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The Bored Kid Syndrome

By HERWriter
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Wellness related image Photo: Getty Images

School is officially out and the days of summer are in full swing. Our kids are sleeping in, raiding the refrigerator and enjoying the warm long days of summer with their friends.

However, some parents may be hearing the all too familiar child complaint of ʺI am bored.ʺ This chant usually occurs at the halfway point of their summer break. The kids have simply run out of things to do and don’t want to repeat any of their summer activities.

Some kids will be fortunate enough to go to camp. However, the high cost of gas and groceries have many parents clipping coupons to save for extra activities like eating out or enjoying a fun family day.

According to the American Camp Association, the average cost of sleepover camp ranges between $325 to $780 per week.

If you can’t afford the cost of camp to keep your kids entertained this summer, here is a plethora of activities to keep them busy. These activities are low and no-cost.

Instead of invading the crowded neighborhood pool, consider splitting the cost of a hotel room with a friend or neighbor. Find out which hotel in your area has the largest outdoor pool and invade the pool area with your kids for the day. You can pack your own snacks and beach towels. Also, the younger kids can take a nap in the room while the older kids frolic away in the pool. Don’t forget the sunscreen.

For some culture, take the kids to the museum or library. Most museums offer a free-day or family day. Also, check with your local library for any special activities like craft-making, family workshops, magicians and even good old fashioned story-telling. Some libraries even offer music night. Call or visit your local library for a list of their summer activities.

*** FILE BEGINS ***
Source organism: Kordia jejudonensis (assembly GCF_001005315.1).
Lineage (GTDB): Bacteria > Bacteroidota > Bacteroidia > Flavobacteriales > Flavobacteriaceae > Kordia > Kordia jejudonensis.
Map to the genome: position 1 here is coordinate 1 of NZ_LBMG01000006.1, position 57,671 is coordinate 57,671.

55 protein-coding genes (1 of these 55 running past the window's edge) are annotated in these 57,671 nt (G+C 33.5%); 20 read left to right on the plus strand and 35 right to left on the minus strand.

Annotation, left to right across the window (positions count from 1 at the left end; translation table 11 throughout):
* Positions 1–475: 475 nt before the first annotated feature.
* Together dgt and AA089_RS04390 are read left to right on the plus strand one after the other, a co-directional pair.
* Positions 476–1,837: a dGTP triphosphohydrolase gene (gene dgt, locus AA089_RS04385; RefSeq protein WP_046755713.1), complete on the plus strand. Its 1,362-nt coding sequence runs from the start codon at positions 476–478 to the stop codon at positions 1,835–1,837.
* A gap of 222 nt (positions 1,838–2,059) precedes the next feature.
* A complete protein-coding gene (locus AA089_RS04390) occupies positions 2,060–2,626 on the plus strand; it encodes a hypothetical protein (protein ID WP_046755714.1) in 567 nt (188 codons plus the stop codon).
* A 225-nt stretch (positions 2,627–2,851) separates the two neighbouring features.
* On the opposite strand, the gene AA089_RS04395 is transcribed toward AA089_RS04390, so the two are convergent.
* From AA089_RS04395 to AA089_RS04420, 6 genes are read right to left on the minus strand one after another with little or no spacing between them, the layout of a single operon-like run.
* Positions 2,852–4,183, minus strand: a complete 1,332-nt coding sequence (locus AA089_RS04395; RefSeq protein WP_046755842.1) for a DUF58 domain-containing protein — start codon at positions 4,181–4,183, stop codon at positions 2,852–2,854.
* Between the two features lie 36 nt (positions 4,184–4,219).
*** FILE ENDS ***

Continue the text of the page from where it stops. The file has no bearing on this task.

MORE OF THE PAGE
Start your own neighborhood cooking class. Another fun idea is for neighborhood moms to offer cooking classes for the neighborhood kids. In one neighborhood filled with kids in Chicago, moms on a weekly basis cook cuisine from different countries. Mexico, Italy and France are some of the kids' favorite cuisines. Also, the moms host the cooking class on a rainy or very hot day.

Volunteer at a soup kitchen or deliver meals-on-wheels. Seniors love to interact with young kids and this opportunity shows our kids the importance of giving back and supporting the community. Soup kitchens need help prepping meals, greeting patrons and cleaning up. You can look in the phone book or on-line for a non-profit in your immediate area.

A night at the drive-in. Instead of being cooped up in the cool air-conditioning of a movie theatre, enjoy a night under the stars. Most drive-in’s cater to families and offer other activities like pony rides, moon bounces and a playground. This great outdoor activity lets the kids enjoy time outside and meet other children. Bring your lawn chairs, blanket and bug spray for a great movie and night of family fun. Some drive-in’s even allow pets. You can bring your own food but most drive-in’s make their money at the concession stand. Here is a list of drive-in’s by state: http://www.driveinmovie.com/mainmenu.htm

Some other things to consider are:
• Visiting a fire station
• Visiting a fruit farm and picking fruit
• Hosting an outdoor costume party
• Rainy day movie marathon. Pick a theme like science fiction or the 80’s
• Open a lemonade stand. You can also sell cookies or Popsicles.

Have a safe and happy summer!


Reviewed July 14, 2011
by Michele Blacksberg R.N.
Edited by Alison Stanton

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We value and respect our HERWriters' experiences, but everyone is different. Many of our writers are speaking from personal experience, and what's worked for them may not work for you. Their articles are not a substitute for medical advice, although we hope you can gain knowledge from their insight.